Chikungunya aftereffects and Chikungunya Arthritis

After recovery from Chikungunya fever persistent pain in Joints is due to Chikungunya Arthritis an aftereffect of chikungunya. Chikungunya Arthritis is also known as Post Viral Arthropathy. The bite from aedes aegypti mosquito has debilitating outcomes and the patient can get confined to bed for several weeks.

The most common aftereffects of Chikungunya include:

  • Pain in Joints which can persist for weeks
  • Feeling of weakness.
  • Lethargy and Fatigue.

The pain in the Joints is due to the counterattack of the immune system to the viral infection. The body recognizes some of its own cells as infective agents and hence attacks   some body cells along with the Chikungunya Virus. Antibodies activated by a viral attack often end up striking cartilages at the joints. This leads to swelling in the joints, often restricting movement. More than 50% of patients reported long term joint pain.  Some patients with joint pain do not respond well to the analgesics (painkillers) indicating damage of the nervous system.

People having a healthy lifestyle, healthy dietary habits usually recover faster than compared to others. The pain can handicap the person in a way where they cannot perform their daily routine chores comfortably.

Management of Joint pain:

The pain can be managed by mild exercises, cold packs, and pain killers. Ayurvedic medicine may also provide relief from the debilitating pain of the joints. Physiotherapy and mild exercise is also useful for management of pain and recovery. Simple exercise can help strengthen the muscles around the joints and can reduce pain and stiffness. Some of the useful simple movement exercises are:

  • Sit on a chair and then extend each leg parallel to the floor and hold it for a few seconds before lowering it. Repeat this less than 10 times at a time. You can do this 2 or 3 times a day.
  • Walk for 10 to 20 minutes at a mild pace. Avoid sitting for long periods of time at a stretch.
  • Do simple movement exercises by moving fingers, hand and elbow.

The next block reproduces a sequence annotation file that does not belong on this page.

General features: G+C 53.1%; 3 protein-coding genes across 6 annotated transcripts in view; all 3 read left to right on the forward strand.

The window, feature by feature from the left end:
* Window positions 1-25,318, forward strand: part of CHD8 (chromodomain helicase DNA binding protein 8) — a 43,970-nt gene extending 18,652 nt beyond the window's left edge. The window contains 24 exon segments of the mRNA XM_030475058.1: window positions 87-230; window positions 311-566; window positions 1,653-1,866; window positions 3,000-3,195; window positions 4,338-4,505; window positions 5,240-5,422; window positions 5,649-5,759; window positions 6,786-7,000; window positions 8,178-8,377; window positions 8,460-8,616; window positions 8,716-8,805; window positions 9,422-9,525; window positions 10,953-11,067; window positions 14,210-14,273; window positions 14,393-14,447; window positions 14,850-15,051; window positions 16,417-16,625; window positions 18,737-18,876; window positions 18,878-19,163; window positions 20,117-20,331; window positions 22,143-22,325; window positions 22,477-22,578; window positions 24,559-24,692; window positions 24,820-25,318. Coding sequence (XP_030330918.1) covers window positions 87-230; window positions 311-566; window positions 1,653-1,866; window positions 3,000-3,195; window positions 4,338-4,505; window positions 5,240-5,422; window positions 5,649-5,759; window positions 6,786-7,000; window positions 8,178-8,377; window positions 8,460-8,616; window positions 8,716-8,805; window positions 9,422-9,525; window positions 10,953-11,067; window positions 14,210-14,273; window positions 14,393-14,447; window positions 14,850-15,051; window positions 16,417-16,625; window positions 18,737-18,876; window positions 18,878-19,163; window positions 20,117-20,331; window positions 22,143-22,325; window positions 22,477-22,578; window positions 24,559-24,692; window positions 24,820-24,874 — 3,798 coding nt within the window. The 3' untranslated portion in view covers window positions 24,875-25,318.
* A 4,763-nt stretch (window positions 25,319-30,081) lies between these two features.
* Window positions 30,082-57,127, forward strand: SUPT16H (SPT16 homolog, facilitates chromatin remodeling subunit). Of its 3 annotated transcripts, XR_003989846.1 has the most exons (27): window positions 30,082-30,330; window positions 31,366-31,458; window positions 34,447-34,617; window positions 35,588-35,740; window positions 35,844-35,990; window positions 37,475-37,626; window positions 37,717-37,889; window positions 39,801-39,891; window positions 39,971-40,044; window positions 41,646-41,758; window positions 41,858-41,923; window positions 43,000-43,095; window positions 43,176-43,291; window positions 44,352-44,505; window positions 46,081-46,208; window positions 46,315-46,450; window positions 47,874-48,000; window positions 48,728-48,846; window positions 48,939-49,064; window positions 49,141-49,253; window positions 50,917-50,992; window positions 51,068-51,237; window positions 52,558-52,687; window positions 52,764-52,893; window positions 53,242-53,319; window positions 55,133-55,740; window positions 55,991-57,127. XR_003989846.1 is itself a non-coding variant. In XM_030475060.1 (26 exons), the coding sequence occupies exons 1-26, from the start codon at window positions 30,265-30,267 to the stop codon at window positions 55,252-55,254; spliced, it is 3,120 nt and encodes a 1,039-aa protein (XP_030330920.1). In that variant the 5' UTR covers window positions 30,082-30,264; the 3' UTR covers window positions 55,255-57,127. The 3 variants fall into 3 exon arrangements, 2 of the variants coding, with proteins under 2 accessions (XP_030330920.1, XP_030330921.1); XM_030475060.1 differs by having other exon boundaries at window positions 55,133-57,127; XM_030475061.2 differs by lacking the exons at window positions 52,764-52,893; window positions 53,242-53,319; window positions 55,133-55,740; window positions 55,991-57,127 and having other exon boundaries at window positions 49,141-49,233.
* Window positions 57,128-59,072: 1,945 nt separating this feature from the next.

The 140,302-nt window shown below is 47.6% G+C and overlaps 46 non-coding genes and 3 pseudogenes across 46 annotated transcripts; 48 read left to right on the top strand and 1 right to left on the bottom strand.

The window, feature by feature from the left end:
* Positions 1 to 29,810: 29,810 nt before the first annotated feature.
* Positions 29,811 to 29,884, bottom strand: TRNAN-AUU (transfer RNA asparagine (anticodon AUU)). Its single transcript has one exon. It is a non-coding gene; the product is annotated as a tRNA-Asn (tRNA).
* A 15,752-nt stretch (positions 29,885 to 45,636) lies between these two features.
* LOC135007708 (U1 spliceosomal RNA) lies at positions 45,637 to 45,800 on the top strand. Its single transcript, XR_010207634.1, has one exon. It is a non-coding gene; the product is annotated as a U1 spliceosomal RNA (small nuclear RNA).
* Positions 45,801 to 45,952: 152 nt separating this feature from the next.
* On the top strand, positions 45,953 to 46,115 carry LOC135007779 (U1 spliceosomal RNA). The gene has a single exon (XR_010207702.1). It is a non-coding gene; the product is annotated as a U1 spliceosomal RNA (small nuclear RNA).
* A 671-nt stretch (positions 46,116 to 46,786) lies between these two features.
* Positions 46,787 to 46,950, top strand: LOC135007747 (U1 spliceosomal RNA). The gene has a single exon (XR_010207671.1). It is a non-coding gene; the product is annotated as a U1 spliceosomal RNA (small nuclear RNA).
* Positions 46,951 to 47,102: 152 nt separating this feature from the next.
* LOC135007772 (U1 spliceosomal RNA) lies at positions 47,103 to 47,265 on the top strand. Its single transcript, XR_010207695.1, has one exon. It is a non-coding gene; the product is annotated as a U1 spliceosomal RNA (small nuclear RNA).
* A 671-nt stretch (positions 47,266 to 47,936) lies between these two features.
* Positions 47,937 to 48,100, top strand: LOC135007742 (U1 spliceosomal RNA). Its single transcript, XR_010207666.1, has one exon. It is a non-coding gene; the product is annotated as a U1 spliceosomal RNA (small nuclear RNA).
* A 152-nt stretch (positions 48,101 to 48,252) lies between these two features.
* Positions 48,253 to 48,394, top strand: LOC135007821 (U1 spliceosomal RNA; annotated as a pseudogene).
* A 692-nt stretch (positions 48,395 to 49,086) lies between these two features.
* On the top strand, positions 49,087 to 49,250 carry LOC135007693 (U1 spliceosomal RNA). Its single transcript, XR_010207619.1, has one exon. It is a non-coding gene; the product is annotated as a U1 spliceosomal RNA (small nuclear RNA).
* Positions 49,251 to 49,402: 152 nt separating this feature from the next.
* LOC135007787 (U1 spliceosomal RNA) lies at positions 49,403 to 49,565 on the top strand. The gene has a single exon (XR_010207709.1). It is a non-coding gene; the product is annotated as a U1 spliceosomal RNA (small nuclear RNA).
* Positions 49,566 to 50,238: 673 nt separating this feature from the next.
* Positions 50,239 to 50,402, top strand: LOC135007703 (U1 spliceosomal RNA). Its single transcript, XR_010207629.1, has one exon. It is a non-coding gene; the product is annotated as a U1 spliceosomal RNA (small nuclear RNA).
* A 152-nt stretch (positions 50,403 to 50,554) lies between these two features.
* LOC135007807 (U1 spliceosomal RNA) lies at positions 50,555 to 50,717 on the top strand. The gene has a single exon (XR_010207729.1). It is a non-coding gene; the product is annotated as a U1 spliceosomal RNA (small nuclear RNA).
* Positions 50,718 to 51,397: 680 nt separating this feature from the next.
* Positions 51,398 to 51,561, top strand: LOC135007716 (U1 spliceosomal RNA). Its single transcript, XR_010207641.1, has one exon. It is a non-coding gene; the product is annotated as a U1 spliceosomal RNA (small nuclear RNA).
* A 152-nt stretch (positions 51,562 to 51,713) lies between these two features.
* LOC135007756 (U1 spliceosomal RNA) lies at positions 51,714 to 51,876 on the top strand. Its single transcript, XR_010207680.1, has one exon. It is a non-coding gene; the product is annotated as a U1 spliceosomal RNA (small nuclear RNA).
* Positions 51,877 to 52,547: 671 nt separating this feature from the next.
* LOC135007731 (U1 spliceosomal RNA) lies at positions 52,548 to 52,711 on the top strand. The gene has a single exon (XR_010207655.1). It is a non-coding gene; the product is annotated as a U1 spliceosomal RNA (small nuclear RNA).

• Some patients may need long term lifestyle changes for pain management.

 

Noble Prize 2016 in Medicine to Yoshinori Ohsumi

Yoshinori Ohsumi was awarded the Noble prize in Physiology and Medicine for the year 2016 for his discoveries of mechanism of autophagy.

Autophagy is a process where cell recycles part of its own content.Yoshinori Ohsumi is from the Tokyo Institute of Technology. Autophagy was a known fact among scientists since 1960’s but very little was known about how it worked. Ohsumi ‘s experiments with bakers yeast in 1990’s led to understanding autophagy.

The word autophagy originates from the Greek words auto-, meaning “self”, and phagein, meaning “to eat”. Thus,autophagy denotes “self eating”. Autophagy is a process where cell recycles part of its own content. Yoshinori Ohsumi is from the Tokyo Institute of Technology. Autophagy was a known fact among scientists since 1960’s but very little was known about how it worked. Ohsumi ‘s experiments with bakers yeast in 1990’s led to understanding autophagy.Difficulties in studying the phenomenon meant that little was known until, in a series of brilliant experiments in the early 1990’s, Yoshinori Ohsumi used baker’s yeast to identify genes essential for autophagy. He then went on to elucidate the underlying mechanisms for autophagy in yeast and showed that similar sophisticated machinery is used in our cells.

His discoveries has led to understand fundamental importance of autophagy in many physiological processes, such as in the adaptation to starvation or response to infection. Mutations in autophagy genes can cause disease, and the autophagic process is involved in several conditions including cancer and neurological disease.

Disrupted autophagy has been linked to Parkinson’s disease, type 2 diabetes and other disorders that appear in the elderly. Mutations in autophagy genes can cause genetic disease. Disturbances in the autophagic machinery have also been linked to cancer. Intense research is now ongoing to develop drugs that can target autophagy in various diseases.

Speaking to reporters in Tokyo on Monday, Ohsumi said: “As a boy, the Nobel Prize was a dream, but after starting my research, it was out of my picture.”

He said he chose to focus on the cell’s waste disposal system, an unfashionable subject at the time, because he wanted to work on something different.

“I don’t feel comfortable competing with many people, and instead I find it more enjoyable doing something nobody else is doing,” he added. “In a way, that’s what science is all about, and the joy of finding something inspires me.”

Last year, the prize was shared by three scientists for discoveries that helped doctors fight malaria and infections caused by roundworm parasites.

Autophagy has been known for over 50 years but its fundamental importance in physiology and medicine was only recognized after Yoshinori Ohsumi’s paradigm-shifting research in the 1990’s. For his discoveries, he is awarded this year’s Nobel Prize in physiology or medicine.

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